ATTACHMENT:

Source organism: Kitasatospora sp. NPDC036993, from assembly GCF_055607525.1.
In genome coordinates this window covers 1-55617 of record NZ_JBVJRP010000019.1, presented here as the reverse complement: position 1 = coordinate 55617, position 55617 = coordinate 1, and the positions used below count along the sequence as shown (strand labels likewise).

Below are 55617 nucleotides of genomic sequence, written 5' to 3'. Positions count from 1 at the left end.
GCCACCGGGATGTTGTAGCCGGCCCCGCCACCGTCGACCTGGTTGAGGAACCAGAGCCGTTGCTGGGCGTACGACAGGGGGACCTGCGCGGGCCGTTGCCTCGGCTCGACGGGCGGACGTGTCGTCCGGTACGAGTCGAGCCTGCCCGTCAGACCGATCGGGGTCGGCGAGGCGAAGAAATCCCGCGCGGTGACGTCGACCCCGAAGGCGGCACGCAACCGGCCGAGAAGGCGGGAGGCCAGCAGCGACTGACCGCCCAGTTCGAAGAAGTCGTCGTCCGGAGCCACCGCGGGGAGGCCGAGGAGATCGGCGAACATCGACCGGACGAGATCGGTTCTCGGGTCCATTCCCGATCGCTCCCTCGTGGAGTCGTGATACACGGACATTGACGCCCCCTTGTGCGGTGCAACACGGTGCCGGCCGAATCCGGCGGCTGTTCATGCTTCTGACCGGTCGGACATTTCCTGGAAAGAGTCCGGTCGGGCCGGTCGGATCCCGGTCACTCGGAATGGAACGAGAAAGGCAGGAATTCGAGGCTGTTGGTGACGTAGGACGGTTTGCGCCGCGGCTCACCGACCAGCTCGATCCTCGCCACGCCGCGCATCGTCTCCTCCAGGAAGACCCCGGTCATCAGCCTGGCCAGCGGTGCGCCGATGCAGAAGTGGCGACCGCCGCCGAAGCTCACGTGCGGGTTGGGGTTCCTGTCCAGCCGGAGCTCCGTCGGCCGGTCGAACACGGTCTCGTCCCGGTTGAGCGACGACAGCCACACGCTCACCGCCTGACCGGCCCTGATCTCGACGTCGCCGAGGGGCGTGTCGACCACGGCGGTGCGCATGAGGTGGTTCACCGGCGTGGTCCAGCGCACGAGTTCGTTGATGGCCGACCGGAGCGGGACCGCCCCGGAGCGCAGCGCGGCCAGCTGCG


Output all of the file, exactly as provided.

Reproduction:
Source organism: Kitasatospora sp. NPDC036993, from assembly GCF_055607525.1.
In genome coordinates this window covers 1-55617 of record NZ_JBVJRP010000019.1, presented here as the reverse complement: position 1 = coordinate 55617, position 55617 = coordinate 1, and the positions used below count along the sequence as shown (strand labels likewise).

Below are 55617 nucleotides of genomic sequence, written 5' to 3'. Positions count from 1 at the left end.
GCCACCGGGATGTTGTAGCCGGCCCCGCCACCGTCGACCTGGTTGAGGAACCAGAGCCGTTGCTGGGCGTACGACAGGGGGACCTGCGCGGGCCGTTGCCTCGGCTCGACGGGCGGACGTGTCGTCCGGTACGAGTCGAGCCTGCCCGTCAGACCGATCGGGGTCGGCGAGGCGAAGAAATCCCGCGCGGTGACGTCGACCCCGAAGGCGGCACGCAACCGGCCGAGAAGGCGGGAGGCCAGCAGCGACTGACCGCCCAGTTCGAAGAAGTCGTCGTCCGGAGCCACCGCGGGGAGGCCGAGGAGATCGGCGAACATCGACCGGACGAGATCGGTTCTCGGGTCCATTCCCGATCGCTCCCTCGTGGAGTCGTGATACACGGACATTGACGCCCCCTTGTGCGGTGCAACACGGTGCCGGCCGAATCCGGCGGCTGTTCATGCTTCTGACCGGTCGGACATTTCCTGGAAAGAGTCCGGTCGGGCCGGTCGGATCCCGGTCACTCGGAATGGAACGAGAAAGGCAGGAATTCGAGGCTGTTGGTGACGTAGGACGGTTTGCGCCGCGGCTCACCGACCAGCTCGATCCTCGCCACGCCGCGCATCGTCTCCTCCAGGAAGACCCCGGTCATCAGCCTGGCCAGCGGTGCGCCGATGCAGAAGTGGCGACCGCCGCCGAAGCTCACGTGCGGGTTGGGGTTCCTGTCCAGCCGGAGCTCCGTCGGCCGGTCGAACACGGTCTCGTCCCGGTTGAGCGACGACAGCCACACGCTCACCGCCTGACCGGCCCTGATCTCGACGTCGCCGAGGGGCGTGTCGACCACGGCGGTGCGCATGAGGTGGTTCACCGGCGTGGTCCAGCGCACGAGTTCGTTGATGGCCGACCGGAGCGGGACCGCCCCGGAGCGCAGCGCGGCCAGCTGCG